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Commentary: Accepting life's challenges, with a little help from 'Tao Te Ching'

Published May 17, 2017 12:33 pm
This is an archived article that was published on sltrib.com in 2017, and information in the article may be outdated. It is provided only for personal research purposes and may not be reprinted.

About five months into brain cancer, I'm running into new limits. But they aren't exactly what I expected. So I'm looking for some meta-advice about how I should react.

Glioblastoma, aka GBM, is a disease with a median survival of about 15 months. My current odds push my prognosis up to as much as 20 months. Maybe more, maybe less. Thinking about my path to the Egress became a psychological "new normal" pretty much the day after my brain surgery in December.

But physical challenges surely could have been worse for me at that point. The list of relatively common symptoms to this relatively uncommon cancer includes a variety of losses of basic mental skills and power. Seizures. Paralysis. Loss of the ability to speak. Or see. Or walk.



I'd had almost none of that then.

Still haven't since my 62nd birthday in January. Which is also not uncommon for GBM. Many cases have people headed for the Egress on a fairly smooth path — until near their end. I learned about that early when I researched the illness. I figured immediately I'd come up with my bucket list of what I'd want to do while I can. And I've chosen an interesting set of treatments that may push my survival up some.

However, I've run into some physical walls in the past few weeks. Boy, howdy, I've been tired. I'm not complaining about being weary after being up for a while. I've always liked naps. But I've had days where naps lasted a lot longer than awake time. And lack of appetite is making it hard for me to maintain weight and strength, as well.

So far, there's no particular evidence that the tumor has started to come back yet. Odds are it's a bit early for that. But my doc, an expert on this cancer, tells me that a high fatigue can be my new normal. Which means I'm looking for the medical equivalent of crutches, drugs that will boost my energy.

And I'm also trying to figure out what level of ambition makes any sense at all. What should I be aiming for? What will make me feel better or feel like I'm meeting a higher standard?

The last time I can recall running into such an unexpected personal wall was mostly psychological. And more than 40 long years ago. I was a college kid whose first-ever irredeemable romance had been squashed like a messy bug. (My fault, to be sure.)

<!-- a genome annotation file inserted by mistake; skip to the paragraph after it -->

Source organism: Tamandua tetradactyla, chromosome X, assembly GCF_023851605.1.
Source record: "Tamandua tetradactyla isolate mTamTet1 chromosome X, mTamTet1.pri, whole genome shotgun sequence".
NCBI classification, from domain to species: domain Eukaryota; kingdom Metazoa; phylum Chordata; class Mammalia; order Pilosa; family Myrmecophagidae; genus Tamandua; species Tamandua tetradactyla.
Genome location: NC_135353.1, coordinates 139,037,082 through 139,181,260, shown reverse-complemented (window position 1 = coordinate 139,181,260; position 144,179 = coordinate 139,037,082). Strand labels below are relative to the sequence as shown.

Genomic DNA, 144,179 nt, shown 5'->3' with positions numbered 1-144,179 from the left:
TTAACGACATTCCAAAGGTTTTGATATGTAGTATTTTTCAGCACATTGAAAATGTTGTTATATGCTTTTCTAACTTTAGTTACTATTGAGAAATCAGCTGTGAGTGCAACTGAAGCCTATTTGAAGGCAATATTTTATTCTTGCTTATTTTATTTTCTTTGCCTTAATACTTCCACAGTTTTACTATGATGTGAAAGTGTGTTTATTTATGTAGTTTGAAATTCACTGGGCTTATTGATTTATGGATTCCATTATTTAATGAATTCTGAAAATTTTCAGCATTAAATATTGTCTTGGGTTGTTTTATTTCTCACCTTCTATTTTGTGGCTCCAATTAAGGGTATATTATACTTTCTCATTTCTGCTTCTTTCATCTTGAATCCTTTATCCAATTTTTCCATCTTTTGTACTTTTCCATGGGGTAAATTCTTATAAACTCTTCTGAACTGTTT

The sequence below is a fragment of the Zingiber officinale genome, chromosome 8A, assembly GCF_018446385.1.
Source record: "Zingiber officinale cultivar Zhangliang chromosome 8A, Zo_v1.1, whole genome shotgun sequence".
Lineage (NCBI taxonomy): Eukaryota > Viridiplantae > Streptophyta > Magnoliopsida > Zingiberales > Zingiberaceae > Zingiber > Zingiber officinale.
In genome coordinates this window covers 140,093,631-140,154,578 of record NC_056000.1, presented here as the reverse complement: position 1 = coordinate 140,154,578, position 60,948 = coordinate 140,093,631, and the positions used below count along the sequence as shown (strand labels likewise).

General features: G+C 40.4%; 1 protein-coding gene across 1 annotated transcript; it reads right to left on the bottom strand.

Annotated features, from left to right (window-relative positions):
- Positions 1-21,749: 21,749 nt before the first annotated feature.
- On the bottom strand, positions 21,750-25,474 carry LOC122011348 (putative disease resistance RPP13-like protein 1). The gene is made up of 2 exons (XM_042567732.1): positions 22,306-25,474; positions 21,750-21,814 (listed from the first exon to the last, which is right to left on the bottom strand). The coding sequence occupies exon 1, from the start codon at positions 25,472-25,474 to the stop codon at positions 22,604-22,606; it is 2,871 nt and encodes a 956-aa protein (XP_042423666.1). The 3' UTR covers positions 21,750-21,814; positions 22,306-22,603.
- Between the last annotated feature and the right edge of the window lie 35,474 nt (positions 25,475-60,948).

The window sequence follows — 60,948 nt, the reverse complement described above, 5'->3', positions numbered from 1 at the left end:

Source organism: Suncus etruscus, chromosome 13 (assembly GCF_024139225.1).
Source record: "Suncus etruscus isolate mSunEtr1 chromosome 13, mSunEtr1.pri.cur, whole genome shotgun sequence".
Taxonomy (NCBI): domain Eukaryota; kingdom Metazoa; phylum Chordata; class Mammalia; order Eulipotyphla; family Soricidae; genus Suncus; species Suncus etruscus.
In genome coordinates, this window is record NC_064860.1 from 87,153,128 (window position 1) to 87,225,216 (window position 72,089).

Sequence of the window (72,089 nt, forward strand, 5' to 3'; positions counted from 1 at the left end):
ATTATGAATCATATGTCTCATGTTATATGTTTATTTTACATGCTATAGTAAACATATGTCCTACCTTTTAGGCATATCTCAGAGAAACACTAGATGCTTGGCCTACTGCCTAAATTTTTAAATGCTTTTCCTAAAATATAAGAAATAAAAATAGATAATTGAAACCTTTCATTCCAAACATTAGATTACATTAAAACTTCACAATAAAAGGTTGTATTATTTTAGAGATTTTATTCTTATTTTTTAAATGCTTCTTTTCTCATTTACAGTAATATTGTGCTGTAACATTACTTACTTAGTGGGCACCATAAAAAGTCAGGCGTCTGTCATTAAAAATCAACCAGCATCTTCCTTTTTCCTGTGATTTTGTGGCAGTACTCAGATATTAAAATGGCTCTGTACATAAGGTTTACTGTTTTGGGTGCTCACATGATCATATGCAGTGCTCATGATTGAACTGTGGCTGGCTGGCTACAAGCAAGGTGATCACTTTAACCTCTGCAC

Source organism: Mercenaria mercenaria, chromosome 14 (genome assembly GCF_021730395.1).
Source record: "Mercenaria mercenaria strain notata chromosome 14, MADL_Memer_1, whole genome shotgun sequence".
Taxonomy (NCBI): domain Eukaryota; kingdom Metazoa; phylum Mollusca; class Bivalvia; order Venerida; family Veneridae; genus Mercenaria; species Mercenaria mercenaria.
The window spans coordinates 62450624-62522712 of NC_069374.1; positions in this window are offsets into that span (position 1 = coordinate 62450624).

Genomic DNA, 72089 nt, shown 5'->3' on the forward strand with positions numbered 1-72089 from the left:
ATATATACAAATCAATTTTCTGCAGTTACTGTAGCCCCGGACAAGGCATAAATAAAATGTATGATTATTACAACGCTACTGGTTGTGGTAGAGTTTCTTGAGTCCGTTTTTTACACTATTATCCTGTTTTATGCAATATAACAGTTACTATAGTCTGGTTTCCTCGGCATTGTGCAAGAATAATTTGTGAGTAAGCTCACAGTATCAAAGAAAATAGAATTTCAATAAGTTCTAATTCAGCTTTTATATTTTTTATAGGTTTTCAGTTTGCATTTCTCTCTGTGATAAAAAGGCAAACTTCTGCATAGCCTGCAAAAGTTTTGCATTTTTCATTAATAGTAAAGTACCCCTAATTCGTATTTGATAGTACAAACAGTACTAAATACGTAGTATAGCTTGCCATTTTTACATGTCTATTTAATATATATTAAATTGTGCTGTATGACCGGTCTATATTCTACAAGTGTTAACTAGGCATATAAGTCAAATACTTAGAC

My brain was damned near on hold. And one acquaintance gave me a copy of a spiritual book I'd never heard of: The Penguin Classic edition of "Tao Te Ching" by Lao Tzu.

The original was credited to an older contemporary of Confucius from about 2,400 years ago. The writing may actually be "only" 1,600 years old. The translation I got had been first published in 1963. Which seemed ancient to me in 1974.

Taoism (pronounced Dow-ism) has nothing much to do with romance but is a metaphilosophy about how to deal with all human problems, including governance. (Mr. Trump: This may be worth a read.) And I disagreed with plenty of it. But I liked what I took away as the broad structure:

The word "Tao" is generally translated as "the Way." Reality is tied universally and maybe even supernaturally to a moral and ethical flow. If I tried to figure out how to ride generally with the flow — even like a surfboard on a tsunami — maybe I'd be able to get to places I wanted to go better than if I fought against the flow? Worth a try.

I won't say Lao Tzu led me to a quick success, but he got me moving better than I had been for a while. And I've never lost my affection for the work. I've collected a series of translations and analyses through the years. But the first version I read remains my favorite.

What guidance might it offer to me now? I went looking for some quotes. Here's the start that hooked me forever:

"The way that can be spoken of is not the constant way; the name that can be named is not the constant name."

Meaning that any attempt to be totally specific about the transcendent Way will leave some of it out. OK, then.

"It is because he does not contend that no one in the empire is in a position to contend with him."

I truly remember that! Only competition leads to a loss. And each of us can choose whether or not to compete. I won't lose simply because someone else thinks I'm losing. That's worth me grabbing back onto.

"Now, to forsake compassion for courage, to forsake frugality for expansion, to forsake the rear for the lead, is sure to end in death."

Yes. I'm mortal for sure. But a focus on what kind of ambition makes sense might get me a legacy that doesn't simply end when I will.

And finally:

"In the pursuit of learning one knows more every day; in the pursuit of the way one does less every day. One does less and less until one does nothing at all, and when one does nothing at all, there is nothing that is undone."

So a deep breath. And a quiet thought. And even a nap. Or two. I will do some things as I can. Until there is nothing that is undone.

— Jeffrey Weiss writes the Religion News Service column "My Way to the Egress."

 

 

 

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